One great way to help boost your child’s memory is by teaching them visualisation skills. When talking to them, reading them a story, or giving them an instruction, ask them to create a mental image of what has just been said or read.
For example, if you have asked your child to set the table for four people, ask him or her to picture that in their heads, and then to draw it. Once you have been doing this for a while, you can ask them to describe it to you rather than draw it.
Other games such as board games or card games like Uno, Go Fish or Crazy Eights are other good memory boosting games. This is because they are expected to remember on several fronts; the rules of the game, the cards that they have and also what cards have already been placed down.
These are small games but they can go a long way in helping to boost your child’s memory.
Make time for physical games too
Physical activity has been cited as “miracle grow” for the brain by Tricia Ferrara, a family therapist. This is because physical exercise has been shown to produce biochemical activity in the body which helps prime a child’s brain to learn and remember things by strengthening connections in their mind. Therefore, it is a great idea to allow your child to run around and have a play both before and after learning!
Make sure that your child has plenty of time for physical activity too as this is great for boosting their memory
Start numbering your directions to your child
When giving directions to your child, begin sentences in such a way as “I need you to do two things…”. This will help a child begin to separate out the different points in their heads and to remember them better. The more often you do this with different directions, the more you will help to boost your child’s memory.
Be inquisitive and ask your child questions
Another great way to boost your child’s memory is by asking them regular questions about things they may have seen or heard. For example, if you have spent time at a park, ask them “Who was at the park?”, “What did you see at the park?” and similar questions along those lines.
Try connecting feelings of emotion to information
If your child begins to associate feelings of emotion with information, it gives them yet another way to process it and remember it. A great way to do this is by asking them to directly associate themselves with things that you are talking about. For example, if they are learning about the pyramids in Egypt, ask them to imagine what it must have been like to climb them with the heat beating down!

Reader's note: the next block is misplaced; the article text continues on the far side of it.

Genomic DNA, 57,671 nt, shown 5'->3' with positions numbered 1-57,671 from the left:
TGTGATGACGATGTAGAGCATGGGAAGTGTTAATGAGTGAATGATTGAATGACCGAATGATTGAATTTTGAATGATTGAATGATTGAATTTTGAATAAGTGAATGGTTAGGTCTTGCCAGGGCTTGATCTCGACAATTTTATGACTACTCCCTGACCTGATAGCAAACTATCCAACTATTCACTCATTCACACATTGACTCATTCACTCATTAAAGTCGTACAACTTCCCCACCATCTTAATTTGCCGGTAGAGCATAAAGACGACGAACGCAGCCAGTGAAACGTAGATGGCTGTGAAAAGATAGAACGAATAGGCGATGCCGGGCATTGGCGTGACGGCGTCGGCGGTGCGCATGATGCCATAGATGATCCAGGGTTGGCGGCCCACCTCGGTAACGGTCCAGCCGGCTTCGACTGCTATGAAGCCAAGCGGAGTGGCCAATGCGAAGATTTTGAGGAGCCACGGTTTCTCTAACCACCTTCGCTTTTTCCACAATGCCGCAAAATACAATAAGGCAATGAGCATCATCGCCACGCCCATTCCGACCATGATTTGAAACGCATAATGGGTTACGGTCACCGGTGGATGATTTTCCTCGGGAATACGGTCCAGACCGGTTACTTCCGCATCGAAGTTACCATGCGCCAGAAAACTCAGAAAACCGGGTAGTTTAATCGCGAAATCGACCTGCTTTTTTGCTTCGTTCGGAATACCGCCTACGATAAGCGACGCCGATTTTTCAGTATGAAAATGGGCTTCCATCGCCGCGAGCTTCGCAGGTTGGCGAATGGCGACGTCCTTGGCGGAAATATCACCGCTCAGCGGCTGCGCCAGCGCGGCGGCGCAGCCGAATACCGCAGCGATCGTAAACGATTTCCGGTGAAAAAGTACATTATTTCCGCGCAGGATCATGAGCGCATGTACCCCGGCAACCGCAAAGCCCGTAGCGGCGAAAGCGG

Look to connect other pieces of information as well
As well as looking for emotional connections between information, try to have your child make connections to pieces of information that they already know as this can help them to easily learn new memories.
For example, show them that the two times table is the same as doubling a number, for example: 6 x 2 = 12 and 6 + 6 = 12.
Sing a song to your child to help boost their memory
Continuously singing a song to your child, particularly one that they enjoy and can get involved with, is another way to help boost their memory. It is yet another way of teaching them to learn and store information, and the process of repeating it back to you will help with their memory skills.
Give your child a good diet
Make sure that your child is getting a good diet, as this is another way that will help to boost your child’s memory. Fish oil is known for its memory boosting benefits, and even simple things like water can help with a child’s concentration.
Also consider when you feed your child certain things; sugary foods and refined carbohydrates may give them a temporary energy boost but could leave them crashing later in the day and so unable to retain information as well.
Helping with other areas of your child’s life
As well as helping to boost your child’s memory, it is important that you focus on all of the other aspects of their life too. At ParentsNeed we have put together comprehensive guides and reviews to make the job of parenthood a little easier and to kid your child happy!
Image credits: Main Gratisography and Juan Salamanca